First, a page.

Nelson Mandela is a South African anti-apartheid revolutionary and politician who served as President of South Africa from 1994 to 1999. His government focused on dismantling the legacy of apartheid and fostering racial reconciliation. An African nationalist and democratic socialist, Mandela served as the President of the African National Congress (ANC) from 1991 to 1997..
Li Yuanchao, other world leaders head to South Africa for Mandela memorial
Vice-President Li Yuanchao will attend as Chinese in South Africa remember Nelson Mandela as broad-minded and a friend of China
Agencies in Johannesburg and Beijing
Chinese Vice-President Li Yuanchao today joins an unprecedented gathering of dignitaries past and present, celebrities and thousands of ordinary South Africans at the main memorial service for Nelson Mandela.
As they prepared to celebrate his life, Chinese people in South Africa and elsewhere hailed him as a friend of China.
More than 70 national leaders from US President Barack Obama to Iran's Hassan Rowhani were flying to South Africa to pay tribute to one of humanity's great peacemakers at the Soccer City Stadium in Soweto.
The Dalai Lama, who has twice been unable to obtain a visa to South Africa, will not attend, with a spokesman saying only that "logistically it's impossible at this time".
Li, who will be in South Africa until tomorrow, said Mandela spent all his life advocating and implementing racial equality and reconciliation.
That sentiment was echoed by Chen Yuling, president of the South Africa Chinese Education Foundation, who said her heart was broken as if she had lost an old friend or a family member when she heard of the former South African president's death.
"When Mandela was in office, he visited Beijing twice, and he also liked to visit Chinese companies and Chinese people's homes. I had the honour to meet him face-to-face a few times. Mandela was a very kind, wise, broad-minded person," Chen said.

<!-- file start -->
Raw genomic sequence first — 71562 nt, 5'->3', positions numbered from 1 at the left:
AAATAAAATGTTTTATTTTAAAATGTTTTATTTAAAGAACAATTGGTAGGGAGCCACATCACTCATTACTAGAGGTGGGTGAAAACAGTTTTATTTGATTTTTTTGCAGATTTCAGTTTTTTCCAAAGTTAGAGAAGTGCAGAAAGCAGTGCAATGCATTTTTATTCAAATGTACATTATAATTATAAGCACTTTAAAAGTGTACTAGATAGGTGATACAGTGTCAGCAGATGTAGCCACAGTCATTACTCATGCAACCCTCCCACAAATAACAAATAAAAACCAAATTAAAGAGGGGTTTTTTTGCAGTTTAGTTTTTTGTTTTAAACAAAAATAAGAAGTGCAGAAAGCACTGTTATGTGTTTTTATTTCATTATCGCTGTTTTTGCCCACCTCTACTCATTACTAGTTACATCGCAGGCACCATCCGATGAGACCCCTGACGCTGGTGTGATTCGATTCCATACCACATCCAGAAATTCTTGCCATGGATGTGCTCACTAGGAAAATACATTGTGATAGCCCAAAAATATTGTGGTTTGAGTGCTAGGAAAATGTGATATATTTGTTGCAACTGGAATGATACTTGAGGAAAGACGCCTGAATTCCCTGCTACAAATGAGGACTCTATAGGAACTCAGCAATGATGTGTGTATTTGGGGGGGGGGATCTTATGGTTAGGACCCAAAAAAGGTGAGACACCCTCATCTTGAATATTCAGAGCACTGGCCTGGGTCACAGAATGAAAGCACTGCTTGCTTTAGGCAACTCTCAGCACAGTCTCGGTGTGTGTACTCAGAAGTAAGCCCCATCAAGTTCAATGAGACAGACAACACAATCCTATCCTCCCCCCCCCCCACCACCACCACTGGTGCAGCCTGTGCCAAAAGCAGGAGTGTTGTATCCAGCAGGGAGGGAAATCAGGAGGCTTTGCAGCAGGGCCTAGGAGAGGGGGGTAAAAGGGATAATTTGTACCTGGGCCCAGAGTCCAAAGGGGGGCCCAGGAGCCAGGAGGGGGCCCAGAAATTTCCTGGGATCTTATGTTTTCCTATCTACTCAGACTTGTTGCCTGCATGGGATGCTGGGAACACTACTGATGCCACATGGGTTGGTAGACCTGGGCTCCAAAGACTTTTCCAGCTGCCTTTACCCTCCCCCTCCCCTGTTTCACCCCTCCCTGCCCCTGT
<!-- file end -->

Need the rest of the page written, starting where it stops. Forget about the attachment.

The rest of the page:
Fang Wubin, a Chinese entrepreneur in South Africa, could hardly speak through his tears as he described Mandela as a good friend of the Chinese people. "When I saw the horrible news on TV, I could not help but cry ... The flag in the courtyard of my company [is] half down, and I hope Mandela will live well in heaven," Fang said.
More than 80,000 people will attend the memorial service at the stadium where Mandela made his last major public appearance for the 2010 soccer World Cup final.
Cuban leader Raul Castro, Zimbabwe's Robert Mugabe and Britain's David Cameron will also join what is set to be one of the biggest meetings of global dignitaries in recent history.
Talk show queen Oprah Winfrey and singer-activist Bono, as well as British billionaire Richard Branson and musician Peter Gabriel are also expected to attend.
The service is seen as a final chance for grieving South Africans to unite in a mass celebration of Mandela's life. Mandela's body will then lie in state from tomorrow until Friday.
Each morning, his coffin will be carried through the streets of the capital in a funeral cortege, to give as many people as possible the chance to pay their respects.
He will be buried on Sunday in Qunu, his ancestral home in the Eastern Cape province.
President Xi Jinping and Premier Li Keqiang sent messages of condolence to South African President Jacob Zuma expressing their heartfelt sympathies.
"Mr Mandela was a world renowned statesman. With arduous and extraordinary efforts, he led the South African people to win the battle against apartheid, making a historic contribution to the birth and development of a new South Africa," Xi said in his message to Zuma.
Xinhua said that Xi's message was both representing China and expressing his personal condolences.
Earlier China's foreign ministry called Mandela an "old friend of the Chinese people". In Hong Kong, people signed messages of condolence at the South African consulate.
Xinhua, Reuters, Agence France-Presse. Additional reporting by Zhang Hong